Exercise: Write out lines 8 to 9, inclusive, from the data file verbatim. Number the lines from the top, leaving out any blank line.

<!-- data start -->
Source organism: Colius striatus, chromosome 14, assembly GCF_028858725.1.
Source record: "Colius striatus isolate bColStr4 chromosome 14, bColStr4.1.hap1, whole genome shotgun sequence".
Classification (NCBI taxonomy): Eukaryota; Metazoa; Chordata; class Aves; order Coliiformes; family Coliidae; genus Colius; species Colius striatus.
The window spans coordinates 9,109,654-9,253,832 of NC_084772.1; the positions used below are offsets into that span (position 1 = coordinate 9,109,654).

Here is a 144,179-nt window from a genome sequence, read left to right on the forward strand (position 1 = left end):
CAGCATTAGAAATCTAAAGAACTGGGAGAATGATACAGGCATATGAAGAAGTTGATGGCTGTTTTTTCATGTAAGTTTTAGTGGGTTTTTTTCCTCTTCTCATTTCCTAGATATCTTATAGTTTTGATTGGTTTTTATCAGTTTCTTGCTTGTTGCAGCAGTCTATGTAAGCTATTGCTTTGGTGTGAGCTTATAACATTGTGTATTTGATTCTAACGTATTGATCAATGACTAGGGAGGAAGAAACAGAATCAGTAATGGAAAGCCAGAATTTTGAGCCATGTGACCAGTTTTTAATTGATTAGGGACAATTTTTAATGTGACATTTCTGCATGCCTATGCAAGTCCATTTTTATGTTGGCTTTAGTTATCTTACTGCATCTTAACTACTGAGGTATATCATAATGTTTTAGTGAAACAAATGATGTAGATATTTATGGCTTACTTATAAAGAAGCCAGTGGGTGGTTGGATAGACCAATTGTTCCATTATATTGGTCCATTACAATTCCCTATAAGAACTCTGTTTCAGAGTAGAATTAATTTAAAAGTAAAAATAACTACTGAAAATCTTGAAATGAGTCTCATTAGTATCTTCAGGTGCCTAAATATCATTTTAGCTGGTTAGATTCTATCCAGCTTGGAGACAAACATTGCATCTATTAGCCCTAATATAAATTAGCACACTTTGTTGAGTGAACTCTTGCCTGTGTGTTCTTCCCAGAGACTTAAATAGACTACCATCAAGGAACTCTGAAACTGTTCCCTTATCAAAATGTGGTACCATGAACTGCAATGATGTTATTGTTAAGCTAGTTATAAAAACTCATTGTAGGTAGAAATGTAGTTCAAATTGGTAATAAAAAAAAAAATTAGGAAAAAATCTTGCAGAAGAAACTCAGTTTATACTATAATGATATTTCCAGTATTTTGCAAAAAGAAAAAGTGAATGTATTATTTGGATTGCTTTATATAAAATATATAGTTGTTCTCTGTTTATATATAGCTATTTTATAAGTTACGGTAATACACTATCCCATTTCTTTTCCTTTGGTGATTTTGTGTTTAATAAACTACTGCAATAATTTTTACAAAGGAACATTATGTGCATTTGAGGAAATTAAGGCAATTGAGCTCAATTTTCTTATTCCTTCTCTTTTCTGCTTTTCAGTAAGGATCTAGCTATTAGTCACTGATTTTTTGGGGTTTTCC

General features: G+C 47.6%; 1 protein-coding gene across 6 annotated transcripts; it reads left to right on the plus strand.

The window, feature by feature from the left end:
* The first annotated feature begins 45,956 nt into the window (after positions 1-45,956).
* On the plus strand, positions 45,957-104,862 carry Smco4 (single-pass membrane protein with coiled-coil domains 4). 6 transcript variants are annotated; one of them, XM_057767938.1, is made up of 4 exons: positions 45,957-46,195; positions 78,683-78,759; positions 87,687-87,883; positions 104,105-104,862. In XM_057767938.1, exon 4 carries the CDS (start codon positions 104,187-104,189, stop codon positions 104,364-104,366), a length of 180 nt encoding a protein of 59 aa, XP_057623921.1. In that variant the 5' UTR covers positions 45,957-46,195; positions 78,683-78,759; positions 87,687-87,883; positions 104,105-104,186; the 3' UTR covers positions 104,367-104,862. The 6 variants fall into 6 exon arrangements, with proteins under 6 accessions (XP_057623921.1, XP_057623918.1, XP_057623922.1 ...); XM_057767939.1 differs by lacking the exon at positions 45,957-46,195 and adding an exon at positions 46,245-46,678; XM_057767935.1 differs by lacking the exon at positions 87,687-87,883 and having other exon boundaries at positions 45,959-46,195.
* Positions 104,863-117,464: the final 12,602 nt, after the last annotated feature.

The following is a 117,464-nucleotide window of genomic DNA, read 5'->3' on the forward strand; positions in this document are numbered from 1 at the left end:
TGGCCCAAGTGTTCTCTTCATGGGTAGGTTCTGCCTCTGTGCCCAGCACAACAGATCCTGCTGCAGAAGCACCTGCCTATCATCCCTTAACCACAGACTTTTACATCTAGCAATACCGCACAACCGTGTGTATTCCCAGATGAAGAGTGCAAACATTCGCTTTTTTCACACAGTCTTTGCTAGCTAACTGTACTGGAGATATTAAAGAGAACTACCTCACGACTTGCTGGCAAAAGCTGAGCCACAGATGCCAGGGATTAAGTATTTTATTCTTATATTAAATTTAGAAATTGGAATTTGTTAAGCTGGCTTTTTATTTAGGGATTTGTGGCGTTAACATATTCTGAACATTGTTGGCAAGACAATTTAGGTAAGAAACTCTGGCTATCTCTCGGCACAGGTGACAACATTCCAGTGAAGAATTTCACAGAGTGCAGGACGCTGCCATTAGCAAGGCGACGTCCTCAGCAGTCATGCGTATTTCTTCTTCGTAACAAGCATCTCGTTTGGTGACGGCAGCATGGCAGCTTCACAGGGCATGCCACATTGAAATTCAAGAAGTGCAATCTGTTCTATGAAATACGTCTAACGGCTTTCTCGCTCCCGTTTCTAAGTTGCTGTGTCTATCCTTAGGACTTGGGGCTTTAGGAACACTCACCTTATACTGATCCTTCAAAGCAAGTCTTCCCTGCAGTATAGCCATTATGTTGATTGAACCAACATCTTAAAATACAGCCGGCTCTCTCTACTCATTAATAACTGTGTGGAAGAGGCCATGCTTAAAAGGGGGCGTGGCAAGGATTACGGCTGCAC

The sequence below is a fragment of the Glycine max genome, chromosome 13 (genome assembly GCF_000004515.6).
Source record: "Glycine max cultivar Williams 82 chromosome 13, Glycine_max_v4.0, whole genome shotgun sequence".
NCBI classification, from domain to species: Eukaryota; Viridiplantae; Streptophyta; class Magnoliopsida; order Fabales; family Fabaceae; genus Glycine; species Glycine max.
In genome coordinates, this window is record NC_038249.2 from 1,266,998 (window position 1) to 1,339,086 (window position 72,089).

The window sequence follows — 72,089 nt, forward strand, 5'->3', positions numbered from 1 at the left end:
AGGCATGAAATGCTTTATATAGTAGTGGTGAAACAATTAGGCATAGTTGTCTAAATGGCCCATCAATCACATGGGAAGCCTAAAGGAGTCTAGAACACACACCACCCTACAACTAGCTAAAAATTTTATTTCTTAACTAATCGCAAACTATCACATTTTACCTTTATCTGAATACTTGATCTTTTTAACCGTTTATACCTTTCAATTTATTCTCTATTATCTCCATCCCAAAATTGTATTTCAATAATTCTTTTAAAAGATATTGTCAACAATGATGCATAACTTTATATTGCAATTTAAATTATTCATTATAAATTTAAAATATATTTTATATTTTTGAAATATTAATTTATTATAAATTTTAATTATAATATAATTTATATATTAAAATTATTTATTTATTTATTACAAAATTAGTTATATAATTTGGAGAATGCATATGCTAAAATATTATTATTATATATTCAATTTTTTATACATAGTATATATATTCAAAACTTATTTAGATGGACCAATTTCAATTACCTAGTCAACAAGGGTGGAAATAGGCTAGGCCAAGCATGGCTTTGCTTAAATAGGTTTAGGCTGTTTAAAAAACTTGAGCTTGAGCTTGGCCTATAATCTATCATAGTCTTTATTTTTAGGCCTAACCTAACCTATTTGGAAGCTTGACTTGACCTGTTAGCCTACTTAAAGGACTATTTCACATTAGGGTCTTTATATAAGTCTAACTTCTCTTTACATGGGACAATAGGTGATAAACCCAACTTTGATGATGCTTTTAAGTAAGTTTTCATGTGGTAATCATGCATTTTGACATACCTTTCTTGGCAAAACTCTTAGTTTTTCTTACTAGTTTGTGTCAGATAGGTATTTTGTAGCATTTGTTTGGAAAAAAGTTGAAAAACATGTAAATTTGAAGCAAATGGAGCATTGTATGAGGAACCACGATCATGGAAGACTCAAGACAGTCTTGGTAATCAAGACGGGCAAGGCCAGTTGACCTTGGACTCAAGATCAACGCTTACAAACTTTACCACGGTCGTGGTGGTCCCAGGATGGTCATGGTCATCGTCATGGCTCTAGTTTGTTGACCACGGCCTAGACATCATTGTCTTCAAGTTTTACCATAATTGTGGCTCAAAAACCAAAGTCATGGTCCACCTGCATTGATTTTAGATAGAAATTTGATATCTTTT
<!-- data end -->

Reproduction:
The window, feature by feature from the left end:
* The first annotated feature begins 45,956 nt into the window (after positions 1-45,956).